C M Y K www.newssun.comNews-SunSunday, June 26, 2011Page 7A ANYTIME FITNESS; 11.25"; 10.5"; Black plus three; process, 6/26/11; 00009726 continue to extend the suspension of the fees and then reassess the economic situation in order to promote a friendlier business environment. Impact fees were installed in June of 2007 as a way to help build the infrastructure needed to accommodate the rapid growth Highlands County was experiencing in the housing boom. In July of 2009, the commission voted to suspend the fees in order to stem the drop in building permits due to the downturn of the economy. Building permits for 2009 through 2011 show only 291 projects were permitted amounting to a waiver of more than $2,963,732 in fees. According to the agenda packet for the commissionersTuesday meeting, the largest benefactor of the fee suspension has been lowincome housing. Since the suspension of the fees, 98 lowto moderate-income homes were permitted, most of those in the North Central Heights development in Avon Park. To be eligible to live at North Central Heights, residents must have incomes that are not more than 50 to 60 percent of the median annual income for Highlands County, which is currently $43,300 for a family of four. North Central Heights is being built in two sections. Phase One has 20 two-bedroom homes and 20 threebedroom homes. The other has 26 three-bedroom homes and six four-bedroom homes. All homes are expected to be completed and ready for occupancy by the end of October, according Iris DeJesus, resident initiative coordinator and assistant manager. The commission will meet at 6 p.m. Tuesday at the Government Center on Commerce Avenue in Sebring. Continued from page 1A robbery in progress. Moye was identified through a palm print lifted by HCSO Det. Stacey Andrews at one of the burglaries, Hays stated. While detectives were following a lead searching for Moye, road patrol deputies were dispatched to a burglary in progress in the area of Howey and Hammock Roads. Hays said that the two subjects had entered an occupied home and fled into the woods when deputies arrived. AK-9 unit was employed to flush the two out of the woods where the HCSO was waiting. In addition to being identified by the palm print from one burglary, Moye reportedly matched the description of an intruder in an attempted burglary in the Sun N Lake area last week. Together Moye and McGinness were charged in connection with as many as seven and possibly more residential burglaries. Moye has a prior criminal record which includes prison time with multiple felony convictions. They are currently being held in the Highlands County Jail. Bond has been set at $40,000 for Moye and $22,000 for McGinness. Continued from page 1A Moye McGinness Pair jailed for burglaries County to discuss impact fees Tuesday I learned that I had hepatitis C. Everyone back then called it the nurses disease, Steinhouse said. Steinhouse was one of many nurses who has gotten the disease through being exposed to large amounts of blood while working. But she was not prepared for what happened after contracting the disease. The strain of hep-C that I have is a different strain than most everyone else that has it has. Mine can not be killed by the normal protocol ribiverin treatment, Steinhouse said. Steinhouse described her condition as a slow disease that takes its toll on the body as well as the mind. The liver becomes damaged after years of having hep-C. People that have the disease often become less alert and brain function can also be affected drastically. Im not the person that I used to be, Steinhouse said. Im tired and I cant remember things. Im not as sharp as I was. After years of working in the medical field and doing all she can for others, Steinhouse finds it difficult to be on the receiving end of medical care now. After being born with only part of her arm, Steinhouse continued to work and care for others despite her disability. Ive served this community for so many years. Ive stuck my neck out for a lot of people, now I just want to know that someone will help take care of me when I need it, Steinhouse said. Steinhouse is currently on a waiting list for a liver transplant. Unlike some other organ transplants, liver transplants must come from a deceased donor, not a live person. Its harder to get one. I have to wait in line; if someone comes in before you and that person is sicker than you are, even if you are number one on the list, then you get bumped to number two, explained Steinhouse. When a liver becomes available, Steinhouses procedure will take place at a hospital in Tampa. As Steinhouse continues to lead a somewhat normal life, she has been busy working to collect the funds needed in order to have the transplant procedure. I cant work anymore. My body just cant take it, I havent worked in many years. My last job was about 10 years ago with Dr. Oliveros. I still volunteer around the community. I volunteer over at Horses for Handicapped and at the Mental Illness Center at Florida Hospital, Steinhouse said. Steinhouse needs $5,000 in order to get the ball rolling on her transplant procedure. She currently has raised $1,000. Steinhouse has started a Facebook page that gives information regarding her illness. She currently has about 40 new members. She has received some financial help from the Vietnam Veterans Riding Club in Sebring. Anyone interested in learning more about Steinhouses condition or interested in donating funds can visit www.ntafund.org and enter Marsha Steinhouse in the Find a Patient box on the home page. Interested individuals may also call 1-800-642-8399 to make a credit card contribution. Continued from page 1A Former nurse needs liver transplant News-Sun photo by KATARASIMMONS Marsha Steinhouse is trying to raise enough money for a liver transplant due to hepatitis-C she contracted while working as a nurse. Associated Press.TALLAHASSEE Gov. Rick Scott has signed a law strengthening Floridas Silver Alert program that helps find missing elderly people. Scott signed the bill (SB 644) on Friday at the Palm Beach County Sheriffs Office in West Palm Beach. It gives police, news media representatives and others responsible for complying with requests to release Silver Alert information immunity for civil liability if they do so in good faith. The law also says only a law enforcement agency having jurisdiction over a case can request activation of a Silver Alert. Its similar to the Amber Alert program for missing children. In either case authorities ask the media to publicize information on the missing person and they flash it on electronic road signs. Scott signs Florida Silver Alert bill into law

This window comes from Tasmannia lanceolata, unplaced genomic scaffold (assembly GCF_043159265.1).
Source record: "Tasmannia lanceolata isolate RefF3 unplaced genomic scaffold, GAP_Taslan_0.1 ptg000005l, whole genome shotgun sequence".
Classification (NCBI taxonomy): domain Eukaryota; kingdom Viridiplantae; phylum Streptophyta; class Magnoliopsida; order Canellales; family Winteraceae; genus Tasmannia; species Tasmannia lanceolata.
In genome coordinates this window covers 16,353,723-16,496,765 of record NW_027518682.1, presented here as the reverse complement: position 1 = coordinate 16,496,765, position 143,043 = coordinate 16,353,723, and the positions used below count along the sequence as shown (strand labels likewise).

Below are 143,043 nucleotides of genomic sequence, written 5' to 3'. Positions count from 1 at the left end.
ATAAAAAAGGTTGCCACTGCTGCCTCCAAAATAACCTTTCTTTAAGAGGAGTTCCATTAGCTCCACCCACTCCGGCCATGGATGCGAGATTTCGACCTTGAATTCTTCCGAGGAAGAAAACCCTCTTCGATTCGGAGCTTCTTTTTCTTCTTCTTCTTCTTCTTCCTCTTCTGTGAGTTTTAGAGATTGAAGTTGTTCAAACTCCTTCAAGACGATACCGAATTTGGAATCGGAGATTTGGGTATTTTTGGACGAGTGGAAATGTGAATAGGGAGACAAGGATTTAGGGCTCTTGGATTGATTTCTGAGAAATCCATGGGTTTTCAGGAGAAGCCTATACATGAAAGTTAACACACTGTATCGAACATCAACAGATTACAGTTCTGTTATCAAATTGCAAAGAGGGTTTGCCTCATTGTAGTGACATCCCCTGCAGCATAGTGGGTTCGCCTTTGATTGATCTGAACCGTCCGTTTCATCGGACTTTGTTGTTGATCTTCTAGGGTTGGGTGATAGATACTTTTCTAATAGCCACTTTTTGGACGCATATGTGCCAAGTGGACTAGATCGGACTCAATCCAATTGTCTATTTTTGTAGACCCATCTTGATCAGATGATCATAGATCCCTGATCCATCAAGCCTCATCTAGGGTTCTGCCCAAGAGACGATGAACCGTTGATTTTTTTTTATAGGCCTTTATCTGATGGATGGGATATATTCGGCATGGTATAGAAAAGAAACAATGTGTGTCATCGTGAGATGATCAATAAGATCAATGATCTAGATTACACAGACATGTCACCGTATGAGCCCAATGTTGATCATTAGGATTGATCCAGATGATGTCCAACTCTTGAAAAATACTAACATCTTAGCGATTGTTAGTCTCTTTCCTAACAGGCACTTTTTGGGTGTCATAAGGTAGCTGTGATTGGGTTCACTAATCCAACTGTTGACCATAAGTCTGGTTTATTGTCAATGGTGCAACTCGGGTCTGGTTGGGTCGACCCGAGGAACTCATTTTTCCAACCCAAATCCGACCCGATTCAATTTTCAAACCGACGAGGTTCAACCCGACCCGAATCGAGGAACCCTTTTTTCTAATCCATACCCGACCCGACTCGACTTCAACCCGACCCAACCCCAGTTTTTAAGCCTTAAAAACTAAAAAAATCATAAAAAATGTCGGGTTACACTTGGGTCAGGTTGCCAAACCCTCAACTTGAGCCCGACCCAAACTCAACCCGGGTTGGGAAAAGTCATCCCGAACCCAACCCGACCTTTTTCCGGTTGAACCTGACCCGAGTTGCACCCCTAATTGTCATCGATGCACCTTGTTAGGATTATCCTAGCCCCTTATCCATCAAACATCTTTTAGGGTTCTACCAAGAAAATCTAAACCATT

C M Y K event that took place in Orlando June 13-17, Webb said, It was Highlands County against the world. An FFAconvention is something you have to see before you die, he added, describing an ocean of blue jackets rippling with energy as thousands of students gather in the same place, at the same time. The combination of excitement, hard work, team work and adventure make the convention a very special time. It doesnt hurt that Highlands County is, and has been, a strong competitor, with motivated and able students setting high standards and goals. In fact, given there are only seven FFAchapters in Highlands County, students amassed an impressive list of honors in 2011. Keep in mind the FFAis a large organization, with 15,000 members in Florida, and 500,000 members and 300 chapters nationwide. There are 12 geographical districts in Florida. Lee said a selection of approximately 61 students, representing all local chapters, made the trip to Orlando. The FFAprovide challenges and competitions for individuals and teams. In some competitions, individual students or teams of students have documented year long projects, in other cases they must perform at the convention. Students begin competing at the local level, then advance through district to state, and finally compete nationally. Experts with backgrounds in the different subject areas volunteer to review, evaluate, and judge all submissions or contests. Simply to compete at the state level is an impressive accomplishment, because participants have to be district winners first. The following school chapter teams all competed at the state level: The Avon Park HIgh School and Avon Park Middle School parliamentary procedure teams; the Hill-Gustat opening/closing ceremony team; and Sebring High Schools aqua-culture team, which placed second at the state level. Both Sebring and Lake Placid high school chapters earned a National Chapter Award, two of the only 31 national chapter awards available in Florida. SHSs FFAalumni relations program rated in the top five in the state, and SHS placed second in the Harvest of Change fundraising competition. The schools chapter also earned a Supervised Agricultural Experience Award. Every FFAmember is encouraged to have a handson experience, whether its raising an animal, shadowing a vet or working in a feed store (among many choices). When the chapter wins an award, it means at least 10 percent of its members have successfully won an SAE Award individually. In fact, individuals did well too. Of course, Charlie Brown of Avon Park is now president of the Florida FFA. Meghan Stein, of Sebring High School, placed fifth in the state in the prepared speech competition, and has been elected a district officer. She was also part of the horticulture demonstration team that placed fourth in the state. Jennifer Swain, Taylor Crutchfield, Savanna Fisher and Cody Lang, all of SHS, were each a proficiency finalist, as were Lake Placid High students Nick Swain (no relation to Jennifer) and Shelby Hill meaning they completed a complicated documentation package showing their mastery in a particular field. Seven Highlands County students earned their state degrees, and three candidates from SHS are eligible for American degrees the highest achievement which will be announced in October. Crystal Dombroski, of Sebring Middle School, was a district winner in the prepared speech competition. Savanna Fisher was recognized for her work raising and researching pomegranates. You can really spot these kids, Gary Lee said. They are not a dime a dozen. To have one in a (teaching) career you consider yourself blessed. To have more ...? He looked at his visitor and smiled. Page 8ANews-SunSunday, June 26, 2011www.newssun.com AFFORDABLE CARE**********; 3.639"; 8"; Black; exp 8/31; 00009280 Chamber Page; 7.444"; 12"; Black; chamber page; 00009662 non-stop since last Friday. Brown has traveled to Tallahassee and other cities this week and will be making a stop in Gainesville within the next few days. Im pretty much living out of my suitcase and will be for the next year, Brown said. He had to make a big decision and put off college for a year in order to serve as president. He may lose scholarship money by doing it, said Gary Dressel, Avon Park High School ag teacher and FFAadvisor. Other Highlands County students in the past could probably have won state-level office, but no one else was willing to put college off for a year. Charlie shows his commitment by taking the FFA motto to heart living to serve. In his campaign (for president), he said he wanted to give back to the FFA what it had given to him. The campaign for state FFApresidency began a few months ago in April, but Brown has had his eye on the position since becoming familiar with FFAin the seventh grade. I spent a lot of time between here and the southern counties during my campaign. I visited Hendry, Glades, Okeechobee, all the way down to Dade (county), Brown said. As president, Brown will travel the state teaching other students about agriculture and leadership. Browns position also allows him to be a small part of a law and policy making body for the state and national level. Brown is slowly realizing the magnitude of his accomplishment. The 18-year-old feels a strong weight on his shoulders to be the best leader possible. As more and more people come up to me and talk to me, it sinks in. Some have told me that I inspire them and it really gives me goosebumps. Its not just a victory for AfricanAmericans, its a victory for all minorities, Brown said. Its always been a goal. I knew that if I could do it, then a lot of things would change. FFAwould change. With the national percentage of black FFAmembers being the lowest of all ethnicities (only 4 percent) Brown feels that he also has to bring more awareness of agriculture to not only to blacks, but to Spanish, Asians and all other minorities. FFAisnt just about cows and sows. It includes many different things, Brown said. Brown fully understands that his presidency position wont be forever, but he hopes to gain lasting knowledge and experience over the next year before entering into the University of Florida as a freshman. Im attending UF in fal l 2012 and majoring in political science and public administration. After that I am going to law school. This is going to prepare me for the future in politics. Its going to build me for a career; I will learn so many things about being in public, speaking and even further about agriculture, Brown said. The 18,000 FFAmembe rs in the state of Florida will all get to know Brown over the next year. Brown will speak and spend time with approximately 40,000 agriculture students and his is ready to work. My first state FFAconvention introduced me to agriculture. I learned then how vital agriculture is to every aspect of life. I learned how important foo d is and how agriculture is the most important industry ... food is fuel. We cant do anything without it, Brown said. As his presidency begins, Brown is preparing himself with all the trips, conventions, and speeches that he will encounter, and he is looking forward to visiting Argentina in January to learn more about agricultu re and apply the knowledge to his home state. This is the greatest youth organization on the planet, Brown said of the FFA. Im very excited to be a part of it. Continued from page 1A Continued from page 1A Brown makes history by winning FFAstate presidency FFAchapters shine at state convention Associated PressTALLAHASSEE The senior citizens group AARP says its baffled by Gov. Rick Scotts veto of a bill that would have exempted social service volunteers from background screening. Jeff Johnson is AARPs interim state director. He said Friday that the bill (SB 1992) struck a balance between the need for volunteers and protecting elderly and disabled people and children. In his veto message Scott said the risk of exempting volunteers wasnt worth taking. AARP raps Scott for Florida background check veto